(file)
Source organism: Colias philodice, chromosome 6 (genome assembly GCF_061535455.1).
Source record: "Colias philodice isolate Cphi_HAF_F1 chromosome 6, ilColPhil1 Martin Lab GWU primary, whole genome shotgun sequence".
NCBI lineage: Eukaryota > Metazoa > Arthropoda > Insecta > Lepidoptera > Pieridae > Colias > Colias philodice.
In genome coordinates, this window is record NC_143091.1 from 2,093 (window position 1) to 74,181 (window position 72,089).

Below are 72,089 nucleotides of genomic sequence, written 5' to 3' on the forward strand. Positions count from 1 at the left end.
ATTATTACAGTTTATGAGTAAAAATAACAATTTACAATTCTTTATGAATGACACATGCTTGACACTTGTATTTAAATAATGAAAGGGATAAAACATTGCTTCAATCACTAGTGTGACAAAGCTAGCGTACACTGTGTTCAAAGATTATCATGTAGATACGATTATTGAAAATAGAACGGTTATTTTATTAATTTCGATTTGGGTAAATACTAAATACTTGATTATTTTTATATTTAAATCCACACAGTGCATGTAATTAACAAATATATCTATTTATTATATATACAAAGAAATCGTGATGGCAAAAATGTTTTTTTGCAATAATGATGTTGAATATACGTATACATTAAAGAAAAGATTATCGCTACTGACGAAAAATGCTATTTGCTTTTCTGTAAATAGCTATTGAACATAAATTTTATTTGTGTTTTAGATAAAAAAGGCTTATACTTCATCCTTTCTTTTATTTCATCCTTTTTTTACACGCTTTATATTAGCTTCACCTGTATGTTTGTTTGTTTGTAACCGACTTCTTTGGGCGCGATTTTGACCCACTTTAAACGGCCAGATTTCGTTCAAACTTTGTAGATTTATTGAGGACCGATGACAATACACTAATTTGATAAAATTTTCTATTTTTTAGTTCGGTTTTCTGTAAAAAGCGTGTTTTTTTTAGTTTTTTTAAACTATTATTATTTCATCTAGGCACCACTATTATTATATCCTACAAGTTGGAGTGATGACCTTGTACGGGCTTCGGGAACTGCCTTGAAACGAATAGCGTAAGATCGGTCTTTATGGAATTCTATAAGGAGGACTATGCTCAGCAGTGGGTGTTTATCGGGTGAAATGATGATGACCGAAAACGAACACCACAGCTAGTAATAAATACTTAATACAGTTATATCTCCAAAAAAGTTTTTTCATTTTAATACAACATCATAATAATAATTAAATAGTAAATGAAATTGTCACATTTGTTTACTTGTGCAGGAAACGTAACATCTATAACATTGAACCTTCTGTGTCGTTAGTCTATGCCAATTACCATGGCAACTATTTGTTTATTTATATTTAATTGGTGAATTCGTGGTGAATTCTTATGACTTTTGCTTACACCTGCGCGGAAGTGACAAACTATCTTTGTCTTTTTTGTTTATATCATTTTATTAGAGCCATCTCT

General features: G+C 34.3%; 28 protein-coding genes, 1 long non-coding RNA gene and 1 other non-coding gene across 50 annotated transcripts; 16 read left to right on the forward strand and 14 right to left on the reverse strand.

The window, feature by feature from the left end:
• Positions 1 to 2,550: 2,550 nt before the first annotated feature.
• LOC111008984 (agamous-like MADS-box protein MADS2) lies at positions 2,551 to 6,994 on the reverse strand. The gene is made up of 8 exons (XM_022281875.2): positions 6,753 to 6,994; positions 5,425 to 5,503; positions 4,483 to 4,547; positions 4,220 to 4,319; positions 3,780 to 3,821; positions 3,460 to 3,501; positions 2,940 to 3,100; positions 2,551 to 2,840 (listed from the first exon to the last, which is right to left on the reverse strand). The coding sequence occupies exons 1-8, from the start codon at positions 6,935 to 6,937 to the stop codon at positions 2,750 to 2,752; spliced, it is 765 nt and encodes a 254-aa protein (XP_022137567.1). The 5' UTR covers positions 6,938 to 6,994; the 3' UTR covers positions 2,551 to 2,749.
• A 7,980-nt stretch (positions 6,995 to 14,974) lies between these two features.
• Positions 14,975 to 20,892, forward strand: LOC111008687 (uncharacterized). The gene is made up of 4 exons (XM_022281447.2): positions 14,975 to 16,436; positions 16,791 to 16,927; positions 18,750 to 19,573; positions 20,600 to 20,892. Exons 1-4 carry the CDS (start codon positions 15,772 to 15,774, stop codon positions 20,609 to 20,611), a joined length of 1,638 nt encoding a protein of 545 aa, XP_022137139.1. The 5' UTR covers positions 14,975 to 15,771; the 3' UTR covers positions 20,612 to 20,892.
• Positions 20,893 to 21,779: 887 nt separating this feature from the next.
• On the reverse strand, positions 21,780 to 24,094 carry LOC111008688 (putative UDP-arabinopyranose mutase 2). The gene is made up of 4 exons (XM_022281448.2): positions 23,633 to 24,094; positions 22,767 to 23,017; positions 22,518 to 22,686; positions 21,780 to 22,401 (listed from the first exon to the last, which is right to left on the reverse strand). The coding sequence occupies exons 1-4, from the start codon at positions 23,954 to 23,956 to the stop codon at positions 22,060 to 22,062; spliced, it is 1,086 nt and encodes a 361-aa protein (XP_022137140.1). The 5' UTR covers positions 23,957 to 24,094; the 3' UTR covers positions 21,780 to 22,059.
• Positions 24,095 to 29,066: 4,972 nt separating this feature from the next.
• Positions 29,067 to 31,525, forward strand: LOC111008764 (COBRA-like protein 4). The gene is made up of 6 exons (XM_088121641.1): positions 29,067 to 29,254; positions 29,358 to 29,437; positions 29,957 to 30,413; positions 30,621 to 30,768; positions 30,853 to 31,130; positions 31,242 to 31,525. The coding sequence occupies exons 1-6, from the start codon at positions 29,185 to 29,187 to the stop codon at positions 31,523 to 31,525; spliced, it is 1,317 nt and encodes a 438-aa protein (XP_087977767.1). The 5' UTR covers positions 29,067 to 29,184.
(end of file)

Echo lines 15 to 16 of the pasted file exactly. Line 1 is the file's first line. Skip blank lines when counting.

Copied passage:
• Positions 24,095 to 29,066: 4,972 nt separating this feature from the next.
• Positions 29,067 to 31,525, forward strand: LOC111008764 (COBRA-like protein 4). The gene is made up of 6 exons (XM_088121641.1): positions 29,067 to 29,254; positions 29,358 to 29,437; positions 29,957 to 30,413; positions 30,621 to 30,768; positions 30,853 to 31,130; positions 31,242 to 31,525. The coding sequence occupies exons 1-6, from the start codon at positions 29,185 to 29,187 to the stop codon at positions 31,523 to 31,525; spliced, it is 1,317 nt and encodes a 438-aa protein (XP_087977767.1). The 5' UTR covers positions 29,067 to 29,184.